Sunday, May 1, 2016

The Umbrella Gun

The summer between my senior year of high school and the start of my college career, I took a job working the register at McDonald’s.

My first day on the job, as the lunchtime rush tapered (and as I questioned whether the spending cash this job would afford me was really worth an onslaught of annoyed customers against a backdrop of the smell of fry grease and burger sweat), George came in. White-haired, bespectacled, skin wrinkled and freckled, back curved. He wore a navy blue windbreaker and carried a little black umbrella with a duck’s head carved into its wooden handle. He waited in my line, and when his turn came up, he stooped further, lifted the umbrella to eye level and held it as if it were a rifle, and told me to give him all my money.

It was my first day. We hadn’t gone over the procedure in the event of a stickup, much less what to do in the case the robbing party were delusional enough to think his umbrella were a gun, and a case in which I actually felt fairly confident I could physically subdue the would-be villain.

As all of these thoughts passed through my consciousness, a flurry of motion began behind me. A Styrofoam cup holder came down on the counter. Then one cup of hot coffee, regular, one cup of hot coffee, decaf. George tapped the umbrella against the counter and I understood he was joking, though he said, “Just so you know I’m still dangerous.” He set the point of his umbrella gun on the ground and, without the hint of a smile progressed with his order in slow but jerking speech. “I want two cheeseburgers. I want two cups of coffee. One of the cheeseburgers plain.” He pointed at me. “Nothing on it. And the other one with extra onions. And I need two ice cream sundaes. Make sure one of the coffees is decaf.”

As those who shared my fast food experience may recall, the order was a nightmare. The procedure goes that you enter an item—a cheeseburger, for example—and immediately enter any customizations the customer wanted. Then it’s on to the next item. Regular and decaf coffee on separate buttons. Each sundae needs to be entered with its respective topping choice, and it’s fifty cents extra for nuts.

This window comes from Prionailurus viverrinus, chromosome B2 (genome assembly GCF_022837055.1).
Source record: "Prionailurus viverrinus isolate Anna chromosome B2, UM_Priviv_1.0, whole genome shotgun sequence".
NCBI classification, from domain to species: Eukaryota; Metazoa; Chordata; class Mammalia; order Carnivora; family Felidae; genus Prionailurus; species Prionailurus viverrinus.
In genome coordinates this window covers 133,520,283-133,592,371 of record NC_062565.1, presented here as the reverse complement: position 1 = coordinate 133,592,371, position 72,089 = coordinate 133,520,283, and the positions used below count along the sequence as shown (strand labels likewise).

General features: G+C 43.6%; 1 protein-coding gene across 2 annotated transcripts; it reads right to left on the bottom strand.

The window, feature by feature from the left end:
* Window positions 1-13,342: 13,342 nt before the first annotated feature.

And yet, as I stumbled my way through inputting the order--my manager leaning over the shoulder to zero out the completely errant parts—my coworkers assembled the order with striking efficiency, packing the coffee cups and the two sundaes in to the Styrofoam carrier, one serving of ice cream plain, the other smothered in hot fudge.

With startling efficiency that was in no way to my credit, George had his food and had one of my coworkers holding the door for him to walk out.

After he left, someone explained to me that George came in every single day and made the exact same order. He lived in a house a block away with his ailing wife and they shared that same lunch together. He liked his ice cream plain and couldn’t stomach caffeine after breakfast. His wife liked hot fudge and drank at least three cups of coffee each day.

At that moment the very idea of inputting, much assembling George’s on a daily basis without everyone around me knowing what to do seemed insurmountable.

And yet, like so many things, it became routine.

George only aimed his umbrella gun at me once more, about a week and a half later, but after that initiation period I became regular to him just as he was a regular to the rest of the crew behind the counter. And after three months at McDonald’s I became something like a veteran, helping to coach wide-eyed newcomers, getting George’s order ready when I saw him coming.

I left for college but came back to work that winter break, and for the month between spring semester and the start of my summer camp job. The pattern repeated throughout my undergrad, and each time I saw George again. In the passage of years, sometimes he remembered me, sometimes he didn’t. By my last tour of duty, he was no longer a daily customer, but instead stopped by once or twice a week. I learned that his wife’s condition had worsened to the point that George couldn’t care for her alone, so she moved into a nursing home. Just a year before my own grandmother would move into the same facility, I felt especially sympathetic to him if, at the same time, incapable of really expressing that—after all, what did a 21-year-old kid with his life in front of him know about lost youth and losing people?

I don’t know that George or his wife are still alive. I don’t have last names to research it, and the last few times I’ve stopped at that McDonald’s back home I haven’t recognized a single face on staff. In all likelihood, they never even met George. And there’s probably another cast of characters that supplanted that old crew of regulars.

But every now and again, when the morning gray turns to drizzle, I fish my little umbrella from my backpack and prop it open, over head. In the process, for a just a moment, I think of a man who would hold such a thing like a gun. Maybe to be funny. Maybe just to show he was still a little bit dangerous.

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